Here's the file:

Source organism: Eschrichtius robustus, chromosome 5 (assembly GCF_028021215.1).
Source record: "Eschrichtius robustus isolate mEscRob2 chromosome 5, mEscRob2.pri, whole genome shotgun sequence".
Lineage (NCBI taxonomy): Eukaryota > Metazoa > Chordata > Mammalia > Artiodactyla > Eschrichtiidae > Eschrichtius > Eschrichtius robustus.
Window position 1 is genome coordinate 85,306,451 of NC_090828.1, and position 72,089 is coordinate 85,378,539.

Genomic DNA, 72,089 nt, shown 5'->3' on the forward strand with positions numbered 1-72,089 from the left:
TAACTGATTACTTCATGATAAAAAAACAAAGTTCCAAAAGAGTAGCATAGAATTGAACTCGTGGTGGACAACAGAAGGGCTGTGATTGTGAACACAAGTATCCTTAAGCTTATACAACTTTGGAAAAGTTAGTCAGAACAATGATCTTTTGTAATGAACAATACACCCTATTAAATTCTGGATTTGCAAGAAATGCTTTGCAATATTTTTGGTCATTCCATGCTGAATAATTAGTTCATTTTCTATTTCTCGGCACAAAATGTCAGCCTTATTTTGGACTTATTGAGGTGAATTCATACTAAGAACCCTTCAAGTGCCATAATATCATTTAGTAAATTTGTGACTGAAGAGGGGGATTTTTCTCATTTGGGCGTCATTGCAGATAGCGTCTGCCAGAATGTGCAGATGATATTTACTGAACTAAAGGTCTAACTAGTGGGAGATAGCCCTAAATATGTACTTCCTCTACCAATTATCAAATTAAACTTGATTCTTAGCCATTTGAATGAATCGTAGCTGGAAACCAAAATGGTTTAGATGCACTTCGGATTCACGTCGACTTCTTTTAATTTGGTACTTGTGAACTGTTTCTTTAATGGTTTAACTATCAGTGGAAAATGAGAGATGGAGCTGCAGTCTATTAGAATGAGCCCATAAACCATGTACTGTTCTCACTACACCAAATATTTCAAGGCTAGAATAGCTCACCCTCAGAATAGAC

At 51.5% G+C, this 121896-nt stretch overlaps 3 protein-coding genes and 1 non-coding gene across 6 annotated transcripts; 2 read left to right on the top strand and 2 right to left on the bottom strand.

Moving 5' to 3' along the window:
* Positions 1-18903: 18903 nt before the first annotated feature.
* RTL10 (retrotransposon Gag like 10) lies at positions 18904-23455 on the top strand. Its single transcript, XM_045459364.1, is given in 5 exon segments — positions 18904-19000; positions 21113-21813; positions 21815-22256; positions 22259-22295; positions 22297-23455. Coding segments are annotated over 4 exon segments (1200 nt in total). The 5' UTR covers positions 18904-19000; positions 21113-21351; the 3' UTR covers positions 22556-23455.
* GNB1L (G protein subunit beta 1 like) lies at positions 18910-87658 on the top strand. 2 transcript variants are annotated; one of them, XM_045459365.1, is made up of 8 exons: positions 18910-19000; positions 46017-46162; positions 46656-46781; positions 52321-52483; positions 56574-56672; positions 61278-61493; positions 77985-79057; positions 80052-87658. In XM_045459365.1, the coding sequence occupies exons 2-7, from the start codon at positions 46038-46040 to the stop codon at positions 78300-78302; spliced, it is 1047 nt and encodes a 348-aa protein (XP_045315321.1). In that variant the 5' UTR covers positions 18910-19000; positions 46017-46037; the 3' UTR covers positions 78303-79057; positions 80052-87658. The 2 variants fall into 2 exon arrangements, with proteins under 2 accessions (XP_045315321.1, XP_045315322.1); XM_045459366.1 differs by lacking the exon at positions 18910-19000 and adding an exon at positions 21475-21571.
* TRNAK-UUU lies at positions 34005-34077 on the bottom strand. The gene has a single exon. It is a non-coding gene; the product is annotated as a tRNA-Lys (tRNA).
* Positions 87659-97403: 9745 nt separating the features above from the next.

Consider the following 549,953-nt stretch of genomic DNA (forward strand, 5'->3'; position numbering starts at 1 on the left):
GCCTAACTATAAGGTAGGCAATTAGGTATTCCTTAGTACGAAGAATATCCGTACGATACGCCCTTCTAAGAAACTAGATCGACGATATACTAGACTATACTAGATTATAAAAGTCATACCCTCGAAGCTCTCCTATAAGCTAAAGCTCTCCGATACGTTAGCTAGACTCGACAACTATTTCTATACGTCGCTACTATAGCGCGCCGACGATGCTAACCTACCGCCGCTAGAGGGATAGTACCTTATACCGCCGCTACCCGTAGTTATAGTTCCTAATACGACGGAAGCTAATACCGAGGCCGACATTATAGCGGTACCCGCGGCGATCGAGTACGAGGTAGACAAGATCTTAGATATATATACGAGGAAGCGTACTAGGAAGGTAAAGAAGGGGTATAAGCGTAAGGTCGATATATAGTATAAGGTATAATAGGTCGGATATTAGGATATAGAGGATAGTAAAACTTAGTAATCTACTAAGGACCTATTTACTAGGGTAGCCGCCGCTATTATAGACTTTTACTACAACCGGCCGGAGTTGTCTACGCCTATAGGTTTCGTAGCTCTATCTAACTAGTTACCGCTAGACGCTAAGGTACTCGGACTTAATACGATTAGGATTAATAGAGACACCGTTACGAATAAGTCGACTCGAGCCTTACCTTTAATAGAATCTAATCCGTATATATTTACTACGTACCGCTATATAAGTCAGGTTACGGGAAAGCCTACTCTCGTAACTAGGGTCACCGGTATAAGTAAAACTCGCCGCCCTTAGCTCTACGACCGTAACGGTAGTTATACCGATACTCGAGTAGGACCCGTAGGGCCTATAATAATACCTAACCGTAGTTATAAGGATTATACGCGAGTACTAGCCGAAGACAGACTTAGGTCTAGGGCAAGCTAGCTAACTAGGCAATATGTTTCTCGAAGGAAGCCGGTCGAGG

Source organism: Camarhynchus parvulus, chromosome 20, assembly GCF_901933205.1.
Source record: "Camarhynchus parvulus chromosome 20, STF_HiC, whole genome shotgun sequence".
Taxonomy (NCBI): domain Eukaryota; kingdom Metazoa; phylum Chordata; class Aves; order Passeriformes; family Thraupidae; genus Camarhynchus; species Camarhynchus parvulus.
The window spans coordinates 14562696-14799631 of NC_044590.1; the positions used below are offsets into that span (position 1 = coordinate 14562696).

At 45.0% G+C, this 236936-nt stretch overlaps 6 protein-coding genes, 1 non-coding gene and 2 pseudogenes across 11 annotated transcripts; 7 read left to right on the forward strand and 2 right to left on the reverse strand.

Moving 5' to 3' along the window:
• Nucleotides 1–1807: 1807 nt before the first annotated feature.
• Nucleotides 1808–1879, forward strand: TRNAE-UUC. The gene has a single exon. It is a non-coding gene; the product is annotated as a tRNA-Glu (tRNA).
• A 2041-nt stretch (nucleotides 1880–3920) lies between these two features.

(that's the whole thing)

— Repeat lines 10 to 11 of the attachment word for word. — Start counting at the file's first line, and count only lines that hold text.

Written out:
* RTL10 (retrotransposon Gag like 10) lies at positions 18904-23455 on the top strand. Its single transcript, XM_045459364.1, is given in 5 exon segments — positions 18904-19000; positions 21113-21813; positions 21815-22256; positions 22259-22295; positions 22297-23455. Coding segments are annotated over 4 exon segments (1200 nt in total). The 5' UTR covers positions 18904-19000; positions 21113-21351; the 3' UTR covers positions 22556-23455.
* GNB1L (G protein subunit beta 1 like) lies at positions 18910-87658 on the top strand. 2 transcript variants are annotated; one of them, XM_045459365.1, is made up of 8 exons: positions 18910-19000; positions 46017-46162; positions 46656-46781; positions 52321-52483; positions 56574-56672; positions 61278-61493; positions 77985-79057; positions 80052-87658. In XM_045459365.1, the coding sequence occupies exons 2-7, from the start codon at positions 46038-46040 to the stop codon at positions 78300-78302; spliced, it is 1047 nt and encodes a 348-aa protein (XP_045315321.1). In that variant the 5' UTR covers positions 18910-19000; positions 46017-46037; the 3' UTR covers positions 78303-79057; positions 80052-87658. The 2 variants fall into 2 exon arrangements, with proteins under 2 accessions (XP_045315321.1, XP_045315322.1); XM_045459366.1 differs by lacking the exon at positions 18910-19000 and adding an exon at positions 21475-21571.